Eicher Motors has proposed two ordinary resolutions, one ratifying the reappointment of Lal as the MD effective from May and the other capping his salary at 1.5% of the company’s annual profit. Ordinary resolutions need a simple majority of over 50% votes to be approved.
Proxy advisor IIAS, InGovern, Glass Lewis and ISS have given the green light to these resolutions. Meanwhile, SES has argued that these are not compliant with the law.
Proxy advisory firms give recommendations to institutional shareholders on how to vote on resolutions proposed by the companies they have invested in. Institutional shareholders like mutual funds, foreign portfolio investors and insurance companies hold about 38.4% stake in Eicher Motors.
This comes after a special resolution to reappoint Lal as the MD and to approve his annual remuneration with a cap at 3% of profits failed to pass muster at the company’s annual general meeting (AGM) on August 17. Special resolutions need 75% of shareholder votes to be approved.
More than 72% of the institutional shareholder votes cast at the AGM were against the resolution after proxy advisory firms raised red flags citing high remuneration for Lal despite a decline in the company’s profit. Lal’s salary grew by 66% between FY19 and FY21 to over Rs 21 crore and was expected to be over Rs 22 crore. During this period, the company’s profit declined by 35% to Rs 1,329 crore.
An ordinary resolution seeking the reappointment of Lal as a director was approved at the AGM.
The company’s board subsequently reappointed Lal as the MD on August 23 effective from May 1, when his earlier term as MD expired. After taking feedback from shareholders, the company also lowered the cap on his annual salary to 1.5% of profits.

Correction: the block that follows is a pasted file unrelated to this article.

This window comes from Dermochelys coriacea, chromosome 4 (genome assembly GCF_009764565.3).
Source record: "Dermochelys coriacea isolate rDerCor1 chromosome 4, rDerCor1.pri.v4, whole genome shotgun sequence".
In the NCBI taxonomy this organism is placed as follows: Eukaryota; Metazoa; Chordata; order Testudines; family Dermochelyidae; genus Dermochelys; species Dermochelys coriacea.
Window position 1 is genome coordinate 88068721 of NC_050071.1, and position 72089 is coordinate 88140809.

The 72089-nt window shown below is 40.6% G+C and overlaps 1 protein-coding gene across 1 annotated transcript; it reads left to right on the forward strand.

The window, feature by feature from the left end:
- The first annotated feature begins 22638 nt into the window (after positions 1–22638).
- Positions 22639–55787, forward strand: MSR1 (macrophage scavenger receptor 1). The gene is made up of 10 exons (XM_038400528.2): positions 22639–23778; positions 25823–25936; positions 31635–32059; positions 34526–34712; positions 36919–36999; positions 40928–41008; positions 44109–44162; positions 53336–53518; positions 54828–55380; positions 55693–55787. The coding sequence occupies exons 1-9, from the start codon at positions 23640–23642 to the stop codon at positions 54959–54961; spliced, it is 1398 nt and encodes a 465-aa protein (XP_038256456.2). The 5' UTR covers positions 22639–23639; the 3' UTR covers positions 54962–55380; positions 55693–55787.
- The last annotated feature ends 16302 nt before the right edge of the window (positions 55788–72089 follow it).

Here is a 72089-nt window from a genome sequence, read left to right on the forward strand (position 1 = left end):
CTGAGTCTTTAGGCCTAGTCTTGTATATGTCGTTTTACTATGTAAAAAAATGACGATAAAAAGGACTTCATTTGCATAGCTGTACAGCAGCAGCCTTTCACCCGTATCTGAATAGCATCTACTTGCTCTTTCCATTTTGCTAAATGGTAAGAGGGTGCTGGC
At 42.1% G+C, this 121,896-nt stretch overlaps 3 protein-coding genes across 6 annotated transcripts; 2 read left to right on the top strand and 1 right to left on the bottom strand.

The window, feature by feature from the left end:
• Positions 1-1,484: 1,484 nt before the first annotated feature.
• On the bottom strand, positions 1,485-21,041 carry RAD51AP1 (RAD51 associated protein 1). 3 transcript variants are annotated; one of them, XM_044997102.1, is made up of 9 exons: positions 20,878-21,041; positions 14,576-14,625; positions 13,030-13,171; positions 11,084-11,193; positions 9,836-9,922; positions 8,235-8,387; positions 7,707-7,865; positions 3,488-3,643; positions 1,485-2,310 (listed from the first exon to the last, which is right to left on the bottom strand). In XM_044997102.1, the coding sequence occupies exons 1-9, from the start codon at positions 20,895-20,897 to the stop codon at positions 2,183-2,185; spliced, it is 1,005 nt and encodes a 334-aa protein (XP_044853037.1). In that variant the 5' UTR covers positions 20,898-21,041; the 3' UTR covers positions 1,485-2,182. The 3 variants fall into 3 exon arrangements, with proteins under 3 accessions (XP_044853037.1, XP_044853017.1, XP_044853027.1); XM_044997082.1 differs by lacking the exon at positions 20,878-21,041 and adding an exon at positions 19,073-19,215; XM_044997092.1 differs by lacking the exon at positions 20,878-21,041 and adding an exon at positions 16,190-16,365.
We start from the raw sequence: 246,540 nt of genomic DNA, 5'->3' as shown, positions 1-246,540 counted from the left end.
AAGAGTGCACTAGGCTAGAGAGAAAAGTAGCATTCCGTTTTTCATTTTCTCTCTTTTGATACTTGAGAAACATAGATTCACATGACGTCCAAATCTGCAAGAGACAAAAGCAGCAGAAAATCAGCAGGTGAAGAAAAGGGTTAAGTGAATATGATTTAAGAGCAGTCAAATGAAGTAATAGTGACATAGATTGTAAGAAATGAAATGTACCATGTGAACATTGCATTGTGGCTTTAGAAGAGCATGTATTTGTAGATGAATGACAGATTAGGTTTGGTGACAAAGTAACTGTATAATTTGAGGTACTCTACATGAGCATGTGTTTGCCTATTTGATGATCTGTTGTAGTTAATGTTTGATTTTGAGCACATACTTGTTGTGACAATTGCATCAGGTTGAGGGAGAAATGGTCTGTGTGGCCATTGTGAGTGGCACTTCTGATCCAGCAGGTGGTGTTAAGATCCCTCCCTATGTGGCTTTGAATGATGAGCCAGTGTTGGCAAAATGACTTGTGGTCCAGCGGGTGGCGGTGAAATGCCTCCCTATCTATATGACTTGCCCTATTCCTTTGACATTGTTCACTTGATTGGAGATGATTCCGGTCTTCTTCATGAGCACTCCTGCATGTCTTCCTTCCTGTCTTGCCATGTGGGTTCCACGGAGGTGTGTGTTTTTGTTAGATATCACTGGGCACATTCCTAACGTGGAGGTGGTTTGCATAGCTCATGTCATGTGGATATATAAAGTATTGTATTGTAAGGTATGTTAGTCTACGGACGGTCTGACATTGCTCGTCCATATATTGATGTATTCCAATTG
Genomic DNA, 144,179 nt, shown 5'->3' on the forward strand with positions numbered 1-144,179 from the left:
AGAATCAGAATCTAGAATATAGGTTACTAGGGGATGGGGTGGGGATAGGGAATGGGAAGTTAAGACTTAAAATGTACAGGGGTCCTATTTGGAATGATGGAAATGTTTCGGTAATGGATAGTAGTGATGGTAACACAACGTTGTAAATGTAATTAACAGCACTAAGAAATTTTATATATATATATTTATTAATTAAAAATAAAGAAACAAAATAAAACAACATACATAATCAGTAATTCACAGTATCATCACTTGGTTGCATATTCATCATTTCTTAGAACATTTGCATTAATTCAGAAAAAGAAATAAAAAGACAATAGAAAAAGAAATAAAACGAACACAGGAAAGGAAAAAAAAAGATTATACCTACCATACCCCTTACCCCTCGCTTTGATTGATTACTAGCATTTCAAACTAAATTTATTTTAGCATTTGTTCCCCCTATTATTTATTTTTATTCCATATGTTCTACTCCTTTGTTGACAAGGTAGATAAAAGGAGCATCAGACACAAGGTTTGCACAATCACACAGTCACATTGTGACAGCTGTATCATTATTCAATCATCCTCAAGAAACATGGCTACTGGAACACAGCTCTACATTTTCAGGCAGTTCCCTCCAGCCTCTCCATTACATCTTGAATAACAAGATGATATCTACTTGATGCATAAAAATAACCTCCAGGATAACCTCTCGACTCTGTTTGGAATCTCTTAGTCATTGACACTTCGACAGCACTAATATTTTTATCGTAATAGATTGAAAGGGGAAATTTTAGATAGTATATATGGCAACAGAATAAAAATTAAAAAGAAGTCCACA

Proxy advisors including SES have given their thumbs up to the move. However, SES in its report argued that the board reappointing Lal retrospectively was not compliant with the law.
“SES is of the view that while shareholder approval for MD reappointment can be taken from a retrospective date, the board itself cannot appoint or reappoint retrospectively,” read the proxy advisor’s report.
SES said that Eicher Motors must separately seek shareholder ratification for Lal’s term as MD from May 1 to August 17 – the day of the AGM – on revised remuneration terms. Eicher must then seek shareholder approval for a fresh appointment from August 23.
The automaker, in its response to SES, said that internal and external counsels had reviewed the concerns raised and they were found to be “completely unfounded.” Proxy advisors are required by regulation to include in their reports the perspective of the company under question.
When contacted, an Eicher Motors spokesperson said: “All legal aspects of our proposal have been extensively reviewed and evaluated, and due legal process is being followed.”
To be sure, SES does not oppose Lal’s reappointment as the MD per se. It has only objected to the technicalities of the reappointment. Even in August, when most proxy advisors had opposed the special resolution, the objection was only regarding Lal’s remuneration. Some have even gone on record to acknowledge his contributions in turning around the Royal Enfield business.